News & Resources
The 2021 YOLA National Symposium will be held October 20–23, 2021. Happening both in person and virtually, the Symposium will explore the theme of Embracing Change: how to “adopt a transformational approach to teaching, learning, and program design for a stronger future for our young people and communities.” The array of sessions will provide attendees with opportunities to collaborate, share, learn, train, and network. Registration opens on June 3, and the deadline to submit a proposal is July 15. Email email@example.com with questions and visit the YOLA site to register and learn more.
Do you know Musicambia? They are an organization dedicated to music for social change in incarcerated communities, partners with organizations around the world. If you want to learn more about them, you can attend a special event on June 3, at 9:00 p.m. EDT.
Your students can sign up for El Sistema Sweden’s gigantic summer camp, Side by Side Digital, until May 21. This camp is for musicians ages 6-23 from around the world; musicians can join one of 16 different ensemble tracks (based on experience level and interest), including six different choruses. The repertoire is online. You have probably heard about it because of its size when in person, but now young people everywhere can join digitally.
Austin Soundwaves (Austin, TX) has been awarded a grant from the National Guild for Community Arts Education to fund their aging-cohort pilot program Mariachi ParaTodos (Mariachi for All).
The fifth annual El Sistema Academy will happen online on January 30 and 31 and is free to all. El Sistema educators and colleagues across the globe will convene to discuss this year’s theme, “Motivation”—motivating students, teams, audiences, and more. Registration closes on January 27. Use this Google Form to register for this year’s session, and learn more about last year’s Academy in this 2019 World Ensemble post.
There is a meeting place for future leaders in our field. Presented by Creative Generation, the Young and Emerging Leaders Forum is a gathering for “young scholars, emerging leaders, and new colleagues to the field of arts education.” The Forum creates a space to share work, participate in shared learning, and cultivate “leadership pipelines” for the global arts field. There are multiple participatory sessions in the series that started in December and will end in June 2021. If you or a colleague is 35 or under, or within the first five years of your career, consider signing up for the upcoming session on February 4 via Creative Generation.
The Abreu Chamber Choir (ACC) is a vocal group formed by young Venezuelan singers who grew up in El Sistema programs but are currently residing in several countries in Europe. The group was founded because of a desire to return to making music with colleagues and friends. We have organized a number of concerts, collaborative learning days, and training workshops for young singers and conductors, continuing the legacy and visionary teachings of Maestro José Antonio Abreu.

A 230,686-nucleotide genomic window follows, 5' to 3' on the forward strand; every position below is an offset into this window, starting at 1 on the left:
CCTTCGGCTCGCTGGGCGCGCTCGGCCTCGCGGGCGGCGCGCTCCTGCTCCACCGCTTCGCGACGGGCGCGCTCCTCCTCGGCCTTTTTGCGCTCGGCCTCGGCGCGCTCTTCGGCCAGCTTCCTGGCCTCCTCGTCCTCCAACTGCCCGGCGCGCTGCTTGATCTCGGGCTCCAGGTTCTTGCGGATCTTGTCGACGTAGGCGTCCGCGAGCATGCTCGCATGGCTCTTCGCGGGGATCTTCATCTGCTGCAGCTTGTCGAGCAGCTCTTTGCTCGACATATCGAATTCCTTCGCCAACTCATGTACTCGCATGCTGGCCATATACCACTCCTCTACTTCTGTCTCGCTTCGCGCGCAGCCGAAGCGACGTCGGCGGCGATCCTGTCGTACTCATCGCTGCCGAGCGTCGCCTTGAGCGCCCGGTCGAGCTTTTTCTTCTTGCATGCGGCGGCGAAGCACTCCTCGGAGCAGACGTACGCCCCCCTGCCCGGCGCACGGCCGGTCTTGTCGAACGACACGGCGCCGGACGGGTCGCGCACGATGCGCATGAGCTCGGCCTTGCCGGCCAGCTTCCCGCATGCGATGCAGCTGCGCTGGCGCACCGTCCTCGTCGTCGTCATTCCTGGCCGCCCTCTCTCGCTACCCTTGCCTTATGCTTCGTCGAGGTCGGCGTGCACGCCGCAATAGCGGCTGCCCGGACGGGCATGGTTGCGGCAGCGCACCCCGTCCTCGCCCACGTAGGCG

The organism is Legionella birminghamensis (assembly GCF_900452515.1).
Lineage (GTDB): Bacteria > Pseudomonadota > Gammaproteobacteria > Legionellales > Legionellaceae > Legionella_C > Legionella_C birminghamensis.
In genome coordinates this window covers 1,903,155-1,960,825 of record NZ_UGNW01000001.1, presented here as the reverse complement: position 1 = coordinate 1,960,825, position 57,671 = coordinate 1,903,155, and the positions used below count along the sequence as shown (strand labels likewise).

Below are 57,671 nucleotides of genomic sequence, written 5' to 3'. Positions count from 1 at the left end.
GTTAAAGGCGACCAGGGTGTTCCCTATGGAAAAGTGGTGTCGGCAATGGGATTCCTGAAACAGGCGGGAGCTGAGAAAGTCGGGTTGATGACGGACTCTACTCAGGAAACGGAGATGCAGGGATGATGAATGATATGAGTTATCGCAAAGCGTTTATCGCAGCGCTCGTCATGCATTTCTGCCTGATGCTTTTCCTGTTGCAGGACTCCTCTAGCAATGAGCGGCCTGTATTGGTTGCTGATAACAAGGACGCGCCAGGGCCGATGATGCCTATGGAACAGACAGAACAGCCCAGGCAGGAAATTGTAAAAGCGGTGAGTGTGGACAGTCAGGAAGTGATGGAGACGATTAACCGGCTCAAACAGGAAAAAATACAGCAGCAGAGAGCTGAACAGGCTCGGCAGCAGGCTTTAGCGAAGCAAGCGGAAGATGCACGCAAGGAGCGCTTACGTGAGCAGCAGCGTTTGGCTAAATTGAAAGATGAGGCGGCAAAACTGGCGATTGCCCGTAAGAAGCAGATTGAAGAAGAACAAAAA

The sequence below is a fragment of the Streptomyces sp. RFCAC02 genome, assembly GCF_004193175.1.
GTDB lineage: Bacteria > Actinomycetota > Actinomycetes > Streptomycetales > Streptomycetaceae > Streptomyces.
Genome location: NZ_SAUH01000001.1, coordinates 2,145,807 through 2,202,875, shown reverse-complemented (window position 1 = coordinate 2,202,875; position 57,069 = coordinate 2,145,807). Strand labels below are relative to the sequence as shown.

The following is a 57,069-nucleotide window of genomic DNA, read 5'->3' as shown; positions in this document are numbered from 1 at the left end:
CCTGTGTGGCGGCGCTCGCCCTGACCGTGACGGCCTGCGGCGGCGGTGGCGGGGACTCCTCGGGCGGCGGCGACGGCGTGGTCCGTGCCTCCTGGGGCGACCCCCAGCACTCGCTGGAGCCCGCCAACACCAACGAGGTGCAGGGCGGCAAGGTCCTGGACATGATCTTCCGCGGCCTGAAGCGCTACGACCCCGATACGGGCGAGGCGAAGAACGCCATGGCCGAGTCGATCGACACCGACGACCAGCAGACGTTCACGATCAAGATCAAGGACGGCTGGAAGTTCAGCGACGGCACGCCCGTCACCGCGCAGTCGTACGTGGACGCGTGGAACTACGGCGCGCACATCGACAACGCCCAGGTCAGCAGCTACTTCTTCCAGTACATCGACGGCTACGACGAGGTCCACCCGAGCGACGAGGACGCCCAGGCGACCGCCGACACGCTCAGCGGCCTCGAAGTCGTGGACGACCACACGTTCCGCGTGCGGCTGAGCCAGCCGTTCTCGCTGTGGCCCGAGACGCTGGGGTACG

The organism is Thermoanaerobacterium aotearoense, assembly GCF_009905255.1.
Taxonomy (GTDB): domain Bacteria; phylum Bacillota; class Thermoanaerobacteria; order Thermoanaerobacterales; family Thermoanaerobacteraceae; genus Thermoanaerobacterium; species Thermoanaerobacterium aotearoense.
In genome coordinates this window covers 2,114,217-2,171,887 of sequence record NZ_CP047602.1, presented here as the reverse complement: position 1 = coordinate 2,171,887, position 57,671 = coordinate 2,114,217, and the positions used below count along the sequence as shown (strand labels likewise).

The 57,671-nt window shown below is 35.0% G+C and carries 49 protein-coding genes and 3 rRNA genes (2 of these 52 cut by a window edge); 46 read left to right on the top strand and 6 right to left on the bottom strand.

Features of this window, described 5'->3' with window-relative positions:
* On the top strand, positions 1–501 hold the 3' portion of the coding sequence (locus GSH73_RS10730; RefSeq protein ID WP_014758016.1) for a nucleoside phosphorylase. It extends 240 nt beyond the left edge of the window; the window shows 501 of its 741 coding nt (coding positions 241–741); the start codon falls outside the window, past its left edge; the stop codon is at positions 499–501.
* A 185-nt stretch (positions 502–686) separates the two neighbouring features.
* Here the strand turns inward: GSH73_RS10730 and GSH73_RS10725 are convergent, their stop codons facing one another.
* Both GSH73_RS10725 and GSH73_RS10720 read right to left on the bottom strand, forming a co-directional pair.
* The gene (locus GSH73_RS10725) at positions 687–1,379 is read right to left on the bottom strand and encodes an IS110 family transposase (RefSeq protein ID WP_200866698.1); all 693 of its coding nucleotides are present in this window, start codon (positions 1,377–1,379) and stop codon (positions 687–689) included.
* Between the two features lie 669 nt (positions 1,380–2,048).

John Minnaar, teacher and conductor, Maseru Preparatory School
The story of music education as a catalyst for social change in South Africa and Lesotho is long and complicated. The history of human struggle and social unrest in southern Africa is well documented, but it gave birth to a new era of growth and potential for its people. One might say that in the wake of South Africa’s newfound freedom from Apartheid, democracy opened many doors to Black South Africans. Within that greater context, I share my own musical journey as a snapshot of three decades of music, equity, and opportunity in South Africa and Lesotho.
This past summer, the evening that Play On Philly (POP) presented its virtual showcase concert happened to mark the ten-year anniversary of our decision to launch the program. As I sat at my laptop watching, I felt sad not to be celebrating that milestone in person with my POP family. But I also felt gratitude as I reflected on how our community has supported each other since the day we started. We have always embraced the El Sistema philosophy and encouraged our students and teachers to reach for levels of learning and engagement we know are possible to achieve.
Libby O’Neil, Co-Founder and Executive Director, East Lake Expression Engine
East Lake Expression Engine (ELEE), which began in 2014, serves the East Lake neighborhood of Chattanooga, Tennessee. We usually serve 75 to 100 kids each semester. Our program meets in a church that is conveniently located between the elementary and middle schools that serve our neighborhood. East Lake is wonderfully walkable; our staff members walk to the elementary school to pick up our students there, and our middle and high school students walk to us. Several of our staff members live in the neighborhood. This has long provided us with daily opportunities for casual, neighborly relationships with our students’ families. During 2020, that proximity has been invaluable.